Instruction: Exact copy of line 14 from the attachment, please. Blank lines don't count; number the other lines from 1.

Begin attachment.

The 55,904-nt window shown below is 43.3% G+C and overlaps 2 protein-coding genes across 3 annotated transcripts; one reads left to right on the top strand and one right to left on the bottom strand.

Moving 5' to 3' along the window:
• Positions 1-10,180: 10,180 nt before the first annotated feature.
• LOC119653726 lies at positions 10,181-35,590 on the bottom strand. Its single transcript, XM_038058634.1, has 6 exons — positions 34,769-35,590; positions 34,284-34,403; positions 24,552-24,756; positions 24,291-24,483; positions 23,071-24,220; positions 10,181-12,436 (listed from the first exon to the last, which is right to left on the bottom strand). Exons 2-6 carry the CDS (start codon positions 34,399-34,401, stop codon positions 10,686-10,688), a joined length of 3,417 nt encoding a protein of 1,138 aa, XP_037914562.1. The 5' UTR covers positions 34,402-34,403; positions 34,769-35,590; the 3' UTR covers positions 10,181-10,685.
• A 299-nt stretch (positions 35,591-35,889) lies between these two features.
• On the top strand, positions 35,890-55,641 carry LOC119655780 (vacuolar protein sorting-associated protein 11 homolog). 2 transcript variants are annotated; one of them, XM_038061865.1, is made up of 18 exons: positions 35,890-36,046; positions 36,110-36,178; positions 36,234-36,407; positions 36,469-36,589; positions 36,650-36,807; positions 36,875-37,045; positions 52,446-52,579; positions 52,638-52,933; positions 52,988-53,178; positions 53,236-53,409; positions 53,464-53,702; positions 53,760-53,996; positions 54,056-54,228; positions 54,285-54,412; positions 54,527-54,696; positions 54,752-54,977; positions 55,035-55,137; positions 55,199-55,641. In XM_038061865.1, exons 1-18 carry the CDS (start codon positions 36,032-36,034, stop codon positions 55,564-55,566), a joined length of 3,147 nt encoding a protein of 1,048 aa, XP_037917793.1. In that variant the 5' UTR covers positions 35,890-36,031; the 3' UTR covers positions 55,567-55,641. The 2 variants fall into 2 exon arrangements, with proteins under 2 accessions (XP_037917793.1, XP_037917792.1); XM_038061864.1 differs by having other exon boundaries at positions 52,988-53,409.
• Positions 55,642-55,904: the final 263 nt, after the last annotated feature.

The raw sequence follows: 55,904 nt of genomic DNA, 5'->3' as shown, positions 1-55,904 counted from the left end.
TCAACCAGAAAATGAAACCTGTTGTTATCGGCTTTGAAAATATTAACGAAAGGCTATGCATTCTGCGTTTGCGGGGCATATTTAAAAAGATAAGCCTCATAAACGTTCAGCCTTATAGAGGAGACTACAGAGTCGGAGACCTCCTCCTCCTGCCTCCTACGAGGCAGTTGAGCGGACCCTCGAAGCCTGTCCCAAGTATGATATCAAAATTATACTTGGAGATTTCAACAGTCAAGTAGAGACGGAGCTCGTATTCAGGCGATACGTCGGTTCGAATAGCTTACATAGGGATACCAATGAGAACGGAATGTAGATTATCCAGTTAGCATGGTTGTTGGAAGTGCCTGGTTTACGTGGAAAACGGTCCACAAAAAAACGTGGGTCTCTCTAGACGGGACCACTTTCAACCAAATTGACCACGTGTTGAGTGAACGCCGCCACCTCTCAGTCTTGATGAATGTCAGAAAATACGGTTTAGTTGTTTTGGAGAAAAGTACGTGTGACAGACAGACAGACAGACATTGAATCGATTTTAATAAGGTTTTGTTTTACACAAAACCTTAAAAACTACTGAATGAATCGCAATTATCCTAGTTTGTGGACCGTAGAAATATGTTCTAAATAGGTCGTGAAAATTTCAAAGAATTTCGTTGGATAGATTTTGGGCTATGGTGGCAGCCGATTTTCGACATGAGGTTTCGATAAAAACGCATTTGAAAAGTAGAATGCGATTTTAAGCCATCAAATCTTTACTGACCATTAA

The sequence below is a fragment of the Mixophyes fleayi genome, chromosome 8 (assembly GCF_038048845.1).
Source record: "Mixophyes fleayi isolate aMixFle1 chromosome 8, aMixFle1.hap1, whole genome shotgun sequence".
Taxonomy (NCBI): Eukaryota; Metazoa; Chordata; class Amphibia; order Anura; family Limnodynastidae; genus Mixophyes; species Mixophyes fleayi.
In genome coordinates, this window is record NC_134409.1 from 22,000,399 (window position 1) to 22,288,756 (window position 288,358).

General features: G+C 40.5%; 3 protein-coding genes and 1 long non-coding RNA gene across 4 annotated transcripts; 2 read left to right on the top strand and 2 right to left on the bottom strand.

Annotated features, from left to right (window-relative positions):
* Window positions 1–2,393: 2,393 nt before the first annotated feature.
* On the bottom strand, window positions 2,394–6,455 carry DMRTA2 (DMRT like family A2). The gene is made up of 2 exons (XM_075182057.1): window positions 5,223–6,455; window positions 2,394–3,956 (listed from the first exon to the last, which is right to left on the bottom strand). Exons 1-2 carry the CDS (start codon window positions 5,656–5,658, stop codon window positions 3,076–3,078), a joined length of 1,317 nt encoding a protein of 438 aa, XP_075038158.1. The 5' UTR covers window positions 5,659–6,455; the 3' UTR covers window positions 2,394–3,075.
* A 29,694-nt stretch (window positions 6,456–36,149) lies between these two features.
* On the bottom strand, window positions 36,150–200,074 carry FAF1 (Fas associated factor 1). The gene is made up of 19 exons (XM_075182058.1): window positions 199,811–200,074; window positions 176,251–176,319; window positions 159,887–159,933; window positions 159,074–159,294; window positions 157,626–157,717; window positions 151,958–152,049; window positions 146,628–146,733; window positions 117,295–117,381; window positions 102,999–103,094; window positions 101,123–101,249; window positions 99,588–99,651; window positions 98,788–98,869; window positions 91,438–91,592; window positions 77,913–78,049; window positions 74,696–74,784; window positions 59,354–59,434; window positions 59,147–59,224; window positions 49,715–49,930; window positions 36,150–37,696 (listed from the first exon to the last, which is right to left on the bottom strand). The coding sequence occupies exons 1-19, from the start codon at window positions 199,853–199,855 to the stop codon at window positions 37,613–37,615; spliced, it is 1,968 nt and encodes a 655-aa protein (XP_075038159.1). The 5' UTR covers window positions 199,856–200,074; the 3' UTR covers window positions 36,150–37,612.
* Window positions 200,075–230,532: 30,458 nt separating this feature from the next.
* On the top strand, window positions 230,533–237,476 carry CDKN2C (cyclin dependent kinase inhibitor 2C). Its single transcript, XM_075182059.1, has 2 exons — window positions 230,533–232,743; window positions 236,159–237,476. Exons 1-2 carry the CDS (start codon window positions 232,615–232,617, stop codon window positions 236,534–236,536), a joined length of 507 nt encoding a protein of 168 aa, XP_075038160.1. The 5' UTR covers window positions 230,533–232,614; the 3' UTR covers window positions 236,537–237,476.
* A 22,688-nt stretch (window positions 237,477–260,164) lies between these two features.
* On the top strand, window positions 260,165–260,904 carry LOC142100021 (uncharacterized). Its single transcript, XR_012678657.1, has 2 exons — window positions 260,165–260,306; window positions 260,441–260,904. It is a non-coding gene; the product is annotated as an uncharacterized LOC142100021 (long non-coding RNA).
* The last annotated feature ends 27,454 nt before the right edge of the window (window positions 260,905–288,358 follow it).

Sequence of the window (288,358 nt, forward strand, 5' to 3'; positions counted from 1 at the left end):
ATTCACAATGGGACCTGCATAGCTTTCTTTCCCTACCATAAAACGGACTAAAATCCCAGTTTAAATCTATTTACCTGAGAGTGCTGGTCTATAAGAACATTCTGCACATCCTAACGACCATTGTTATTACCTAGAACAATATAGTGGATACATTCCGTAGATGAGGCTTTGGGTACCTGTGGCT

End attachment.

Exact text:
General features: G+C 40.5%; 3 protein-coding genes and 1 long non-coding RNA gene across 4 annotated transcripts; 2 read left to right on the top strand and 2 right to left on the bottom strand.